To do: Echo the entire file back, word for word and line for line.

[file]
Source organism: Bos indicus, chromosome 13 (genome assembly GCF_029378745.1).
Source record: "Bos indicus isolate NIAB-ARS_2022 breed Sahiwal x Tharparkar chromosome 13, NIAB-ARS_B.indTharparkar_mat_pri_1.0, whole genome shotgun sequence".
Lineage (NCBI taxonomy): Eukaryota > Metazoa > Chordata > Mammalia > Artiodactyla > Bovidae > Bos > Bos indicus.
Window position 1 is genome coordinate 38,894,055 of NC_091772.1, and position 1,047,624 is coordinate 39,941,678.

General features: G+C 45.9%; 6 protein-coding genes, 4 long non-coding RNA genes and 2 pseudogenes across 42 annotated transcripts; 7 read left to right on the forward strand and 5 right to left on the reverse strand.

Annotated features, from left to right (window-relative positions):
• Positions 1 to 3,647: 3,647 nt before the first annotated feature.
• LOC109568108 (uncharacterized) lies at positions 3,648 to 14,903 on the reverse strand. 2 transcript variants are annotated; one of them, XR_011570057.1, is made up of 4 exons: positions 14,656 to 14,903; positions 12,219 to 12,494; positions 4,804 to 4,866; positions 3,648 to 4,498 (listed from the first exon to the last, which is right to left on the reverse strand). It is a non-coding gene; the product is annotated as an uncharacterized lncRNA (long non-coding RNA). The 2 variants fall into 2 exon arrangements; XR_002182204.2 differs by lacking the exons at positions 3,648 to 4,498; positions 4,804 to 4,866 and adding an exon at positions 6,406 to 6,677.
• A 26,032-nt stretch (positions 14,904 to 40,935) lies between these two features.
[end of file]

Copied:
Source organism: Bos indicus, chromosome 13 (genome assembly GCF_029378745.1).
Source record: "Bos indicus isolate NIAB-ARS_2022 breed Sahiwal x Tharparkar chromosome 13, NIAB-ARS_B.indTharparkar_mat_pri_1.0, whole genome shotgun sequence".
Lineage (NCBI taxonomy): Eukaryota > Metazoa > Chordata > Mammalia > Artiodactyla > Bovidae > Bos > Bos indicus.
Window position 1 is genome coordinate 38,894,055 of NC_091772.1, and position 1,047,624 is coordinate 39,941,678.

General features: G+C 45.9%; 6 protein-coding genes, 4 long non-coding RNA genes and 2 pseudogenes across 42 annotated transcripts; 7 read left to right on the forward strand and 5 right to left on the reverse strand.

Annotated features, from left to right (window-relative positions):
• Positions 1 to 3,647: 3,647 nt before the first annotated feature.
• LOC109568108 (uncharacterized) lies at positions 3,648 to 14,903 on the reverse strand. 2 transcript variants are annotated; one of them, XR_011570057.1, is made up of 4 exons: positions 14,656 to 14,903; positions 12,219 to 12,494; positions 4,804 to 4,866; positions 3,648 to 4,498 (listed from the first exon to the last, which is right to left on the reverse strand). It is a non-coding gene; the product is annotated as an uncharacterized lncRNA (long non-coding RNA). The 2 variants fall into 2 exon arrangements; XR_002182204.2 differs by lacking the exons at positions 3,648 to 4,498; positions 4,804 to 4,866 and adding an exon at positions 6,406 to 6,677.
• A 26,032-nt stretch (positions 14,904 to 40,935) lies between these two features.